Traveling by cruise ship from the dark nights of the Lofoten Islands to the endless daylight of the midnight sun along the northernmost coast of mainland Europe, I am back in the Arctic Ocean. With roots as a coastal steamship company serving isolated towns along Norway’s western and northern shores in 1893, Hurtigruten (The Fast Route) is now a modern cruise line with five-star food and accommodations.
What makes it different from any other cruise you’ll ever take is that it is still a ferry and shipping company providing vital goods and services to the same remote towns it was founded on. While tourists sit on the upper decks eating gourmet food in the lap of luxury and watching breathtaking mountains and scenic fishing villages roll by, serious business travels below. Cars, trucks, hardware, heavy equipment… all the things that are better shipped by water than land or air. Small villages no other cruise ships ever visit are vital stops along the way and gateways to the real Norway, enhanced with onboard programs and shore excursions featuring special landmarks and activities.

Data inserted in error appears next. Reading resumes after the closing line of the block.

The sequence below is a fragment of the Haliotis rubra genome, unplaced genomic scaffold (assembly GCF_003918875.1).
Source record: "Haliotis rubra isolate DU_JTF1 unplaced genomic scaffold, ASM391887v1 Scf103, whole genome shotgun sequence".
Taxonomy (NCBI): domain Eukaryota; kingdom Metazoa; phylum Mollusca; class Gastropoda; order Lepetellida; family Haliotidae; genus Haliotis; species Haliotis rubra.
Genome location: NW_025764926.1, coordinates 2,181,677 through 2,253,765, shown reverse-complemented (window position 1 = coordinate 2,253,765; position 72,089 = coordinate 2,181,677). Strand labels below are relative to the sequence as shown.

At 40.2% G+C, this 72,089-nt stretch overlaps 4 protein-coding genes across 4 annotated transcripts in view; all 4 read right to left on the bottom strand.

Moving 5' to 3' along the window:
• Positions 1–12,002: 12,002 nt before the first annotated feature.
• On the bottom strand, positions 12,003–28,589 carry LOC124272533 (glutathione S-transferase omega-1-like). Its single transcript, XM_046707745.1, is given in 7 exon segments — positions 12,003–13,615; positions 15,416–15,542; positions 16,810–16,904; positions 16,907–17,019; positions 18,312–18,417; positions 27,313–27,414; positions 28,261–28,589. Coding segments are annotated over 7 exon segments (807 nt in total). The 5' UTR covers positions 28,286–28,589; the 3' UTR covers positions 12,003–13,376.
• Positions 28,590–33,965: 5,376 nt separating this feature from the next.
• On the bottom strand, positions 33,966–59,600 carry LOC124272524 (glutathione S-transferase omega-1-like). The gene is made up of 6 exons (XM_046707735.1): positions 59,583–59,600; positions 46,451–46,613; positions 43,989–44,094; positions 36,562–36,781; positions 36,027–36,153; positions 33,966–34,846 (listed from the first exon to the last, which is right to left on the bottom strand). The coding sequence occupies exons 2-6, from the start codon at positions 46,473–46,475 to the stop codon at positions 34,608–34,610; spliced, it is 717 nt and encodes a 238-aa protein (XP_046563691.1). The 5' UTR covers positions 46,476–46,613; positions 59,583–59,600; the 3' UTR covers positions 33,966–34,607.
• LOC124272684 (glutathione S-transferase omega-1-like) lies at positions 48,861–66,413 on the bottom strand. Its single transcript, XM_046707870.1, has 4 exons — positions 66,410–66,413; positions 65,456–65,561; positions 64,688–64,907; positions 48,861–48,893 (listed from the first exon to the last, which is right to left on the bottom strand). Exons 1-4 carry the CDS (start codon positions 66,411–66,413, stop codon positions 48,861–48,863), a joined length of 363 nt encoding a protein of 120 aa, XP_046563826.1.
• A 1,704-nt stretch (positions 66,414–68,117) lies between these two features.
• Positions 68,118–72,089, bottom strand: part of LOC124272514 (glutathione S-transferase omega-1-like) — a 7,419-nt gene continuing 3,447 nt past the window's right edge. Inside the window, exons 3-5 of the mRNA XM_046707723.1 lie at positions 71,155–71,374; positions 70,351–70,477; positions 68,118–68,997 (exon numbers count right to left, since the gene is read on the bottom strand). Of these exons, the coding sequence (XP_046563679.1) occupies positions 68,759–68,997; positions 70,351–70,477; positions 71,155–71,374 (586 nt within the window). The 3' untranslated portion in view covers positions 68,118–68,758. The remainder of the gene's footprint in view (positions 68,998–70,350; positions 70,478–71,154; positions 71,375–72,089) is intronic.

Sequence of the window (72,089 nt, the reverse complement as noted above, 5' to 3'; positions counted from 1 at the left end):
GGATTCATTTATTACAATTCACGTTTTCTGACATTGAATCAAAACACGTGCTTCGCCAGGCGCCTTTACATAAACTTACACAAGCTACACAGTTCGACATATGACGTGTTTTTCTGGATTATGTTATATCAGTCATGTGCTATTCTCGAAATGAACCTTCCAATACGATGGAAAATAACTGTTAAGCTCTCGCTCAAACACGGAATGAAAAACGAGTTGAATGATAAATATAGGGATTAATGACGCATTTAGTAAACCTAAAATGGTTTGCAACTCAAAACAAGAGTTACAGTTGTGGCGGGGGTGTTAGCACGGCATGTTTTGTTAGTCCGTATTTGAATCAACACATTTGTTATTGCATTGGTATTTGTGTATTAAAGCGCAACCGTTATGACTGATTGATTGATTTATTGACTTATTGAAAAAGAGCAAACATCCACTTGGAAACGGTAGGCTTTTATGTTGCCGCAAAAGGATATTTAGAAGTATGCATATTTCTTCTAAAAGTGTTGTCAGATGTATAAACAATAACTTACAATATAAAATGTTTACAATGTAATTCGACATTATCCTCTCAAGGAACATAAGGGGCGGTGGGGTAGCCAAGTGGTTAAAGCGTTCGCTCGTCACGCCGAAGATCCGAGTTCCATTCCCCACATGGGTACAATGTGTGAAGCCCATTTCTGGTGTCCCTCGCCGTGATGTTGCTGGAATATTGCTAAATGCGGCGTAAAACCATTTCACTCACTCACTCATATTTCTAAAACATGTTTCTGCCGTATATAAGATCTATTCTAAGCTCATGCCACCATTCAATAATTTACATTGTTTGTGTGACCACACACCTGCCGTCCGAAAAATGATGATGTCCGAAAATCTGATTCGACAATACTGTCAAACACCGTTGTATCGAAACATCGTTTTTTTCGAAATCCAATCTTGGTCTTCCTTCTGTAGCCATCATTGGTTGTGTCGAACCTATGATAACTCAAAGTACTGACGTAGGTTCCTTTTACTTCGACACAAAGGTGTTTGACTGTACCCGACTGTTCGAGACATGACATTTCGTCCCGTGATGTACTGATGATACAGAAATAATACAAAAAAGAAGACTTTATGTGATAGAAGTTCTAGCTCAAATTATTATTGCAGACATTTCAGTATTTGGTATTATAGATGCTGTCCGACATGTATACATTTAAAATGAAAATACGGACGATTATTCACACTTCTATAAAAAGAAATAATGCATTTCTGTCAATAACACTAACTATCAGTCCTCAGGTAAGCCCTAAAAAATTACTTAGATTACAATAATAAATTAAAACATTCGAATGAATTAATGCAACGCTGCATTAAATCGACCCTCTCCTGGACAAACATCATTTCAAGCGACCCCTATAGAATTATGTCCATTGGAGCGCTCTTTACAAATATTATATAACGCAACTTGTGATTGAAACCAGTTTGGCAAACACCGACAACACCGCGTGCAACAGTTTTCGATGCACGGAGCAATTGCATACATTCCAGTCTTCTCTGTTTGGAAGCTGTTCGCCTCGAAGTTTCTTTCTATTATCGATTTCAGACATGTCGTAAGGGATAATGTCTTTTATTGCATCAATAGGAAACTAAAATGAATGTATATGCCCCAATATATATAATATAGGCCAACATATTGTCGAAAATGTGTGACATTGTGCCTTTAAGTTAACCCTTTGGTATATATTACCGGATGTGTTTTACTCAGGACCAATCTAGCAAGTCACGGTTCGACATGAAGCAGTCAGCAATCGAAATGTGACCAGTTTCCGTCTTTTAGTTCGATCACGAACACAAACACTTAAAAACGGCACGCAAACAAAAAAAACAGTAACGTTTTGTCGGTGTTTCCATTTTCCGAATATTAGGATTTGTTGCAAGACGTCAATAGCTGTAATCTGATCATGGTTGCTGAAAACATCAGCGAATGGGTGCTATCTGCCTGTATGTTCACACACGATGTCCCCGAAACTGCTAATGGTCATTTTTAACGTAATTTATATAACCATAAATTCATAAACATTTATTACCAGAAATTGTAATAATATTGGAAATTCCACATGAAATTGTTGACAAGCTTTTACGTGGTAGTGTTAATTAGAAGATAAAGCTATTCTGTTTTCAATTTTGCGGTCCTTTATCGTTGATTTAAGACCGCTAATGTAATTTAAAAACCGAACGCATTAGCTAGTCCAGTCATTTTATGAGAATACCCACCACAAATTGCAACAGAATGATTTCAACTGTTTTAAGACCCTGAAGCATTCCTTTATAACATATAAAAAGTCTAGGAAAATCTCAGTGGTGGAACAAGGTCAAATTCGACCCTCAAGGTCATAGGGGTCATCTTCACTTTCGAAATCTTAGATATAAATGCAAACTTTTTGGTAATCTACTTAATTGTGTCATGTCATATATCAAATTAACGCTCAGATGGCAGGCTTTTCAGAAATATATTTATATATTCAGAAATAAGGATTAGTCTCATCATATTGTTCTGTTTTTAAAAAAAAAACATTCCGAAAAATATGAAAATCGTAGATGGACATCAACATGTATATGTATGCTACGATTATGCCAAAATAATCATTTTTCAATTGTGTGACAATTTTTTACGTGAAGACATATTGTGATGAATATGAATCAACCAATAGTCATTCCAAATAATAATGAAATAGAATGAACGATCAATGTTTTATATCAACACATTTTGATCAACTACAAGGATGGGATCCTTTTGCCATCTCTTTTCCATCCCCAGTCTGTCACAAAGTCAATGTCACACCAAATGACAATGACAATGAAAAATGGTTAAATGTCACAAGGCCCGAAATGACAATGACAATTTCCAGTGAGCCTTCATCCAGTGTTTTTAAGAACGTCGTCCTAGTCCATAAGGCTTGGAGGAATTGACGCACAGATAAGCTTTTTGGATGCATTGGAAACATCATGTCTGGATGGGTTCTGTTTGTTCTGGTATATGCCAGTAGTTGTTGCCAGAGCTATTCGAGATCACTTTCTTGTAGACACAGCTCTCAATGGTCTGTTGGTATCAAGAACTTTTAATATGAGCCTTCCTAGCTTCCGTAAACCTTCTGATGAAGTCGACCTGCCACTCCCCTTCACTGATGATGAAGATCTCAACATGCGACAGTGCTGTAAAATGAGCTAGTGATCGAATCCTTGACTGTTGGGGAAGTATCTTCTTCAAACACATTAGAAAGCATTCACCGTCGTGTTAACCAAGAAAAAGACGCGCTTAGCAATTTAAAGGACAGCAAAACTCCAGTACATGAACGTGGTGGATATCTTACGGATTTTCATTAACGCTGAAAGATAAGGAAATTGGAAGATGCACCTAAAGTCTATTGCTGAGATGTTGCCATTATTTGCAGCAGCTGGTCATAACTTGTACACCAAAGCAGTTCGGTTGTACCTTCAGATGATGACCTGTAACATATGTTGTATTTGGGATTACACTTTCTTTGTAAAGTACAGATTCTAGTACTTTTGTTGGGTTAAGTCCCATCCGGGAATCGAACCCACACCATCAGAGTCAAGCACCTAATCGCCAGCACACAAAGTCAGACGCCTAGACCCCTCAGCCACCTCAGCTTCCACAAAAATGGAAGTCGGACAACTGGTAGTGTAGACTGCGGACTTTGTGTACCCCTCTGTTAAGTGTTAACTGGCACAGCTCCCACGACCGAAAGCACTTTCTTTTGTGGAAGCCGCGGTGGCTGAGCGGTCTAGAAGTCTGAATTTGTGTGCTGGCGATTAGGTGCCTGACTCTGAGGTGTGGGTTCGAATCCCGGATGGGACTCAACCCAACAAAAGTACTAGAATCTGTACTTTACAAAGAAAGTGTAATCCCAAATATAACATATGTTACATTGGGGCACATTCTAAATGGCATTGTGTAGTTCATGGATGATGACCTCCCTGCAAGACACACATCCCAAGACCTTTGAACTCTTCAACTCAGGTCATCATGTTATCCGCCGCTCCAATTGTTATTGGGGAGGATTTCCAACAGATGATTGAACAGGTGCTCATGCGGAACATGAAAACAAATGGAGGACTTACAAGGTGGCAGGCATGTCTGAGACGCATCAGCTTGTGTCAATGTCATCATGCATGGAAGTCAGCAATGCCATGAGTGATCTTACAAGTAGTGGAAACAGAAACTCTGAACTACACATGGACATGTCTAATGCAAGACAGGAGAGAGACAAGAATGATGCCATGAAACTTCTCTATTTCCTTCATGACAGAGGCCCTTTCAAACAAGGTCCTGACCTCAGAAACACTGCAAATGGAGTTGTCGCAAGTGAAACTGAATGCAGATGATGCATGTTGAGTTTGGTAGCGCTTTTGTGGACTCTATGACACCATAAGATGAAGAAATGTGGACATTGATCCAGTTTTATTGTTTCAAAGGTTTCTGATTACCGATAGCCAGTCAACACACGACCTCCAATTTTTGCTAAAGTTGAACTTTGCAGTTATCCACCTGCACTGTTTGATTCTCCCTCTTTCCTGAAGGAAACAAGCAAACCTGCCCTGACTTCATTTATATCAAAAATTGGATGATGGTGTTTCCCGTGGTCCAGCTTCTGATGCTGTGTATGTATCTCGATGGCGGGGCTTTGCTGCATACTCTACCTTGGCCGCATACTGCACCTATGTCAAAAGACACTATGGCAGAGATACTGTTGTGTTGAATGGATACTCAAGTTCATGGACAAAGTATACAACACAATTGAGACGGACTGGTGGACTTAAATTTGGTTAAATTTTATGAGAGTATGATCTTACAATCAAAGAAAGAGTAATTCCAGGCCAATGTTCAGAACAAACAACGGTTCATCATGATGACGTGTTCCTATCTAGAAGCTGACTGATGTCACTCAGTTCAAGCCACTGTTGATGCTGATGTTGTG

No easy sailing for the skippers, though, according to Bjørnar Johansen, purser aboard the M/S Richard With: “We have only a five-meter draft so that we can pass through inner channels where it’s just six meters deep at ebb tide– that’s one meter clearance. In these winds, it’s like maneuvering a haystack.” With tourism booming in the Barents Sea and the Hurtigruten plying these waters year round, this is indeed the fast route to the soul of Norway.
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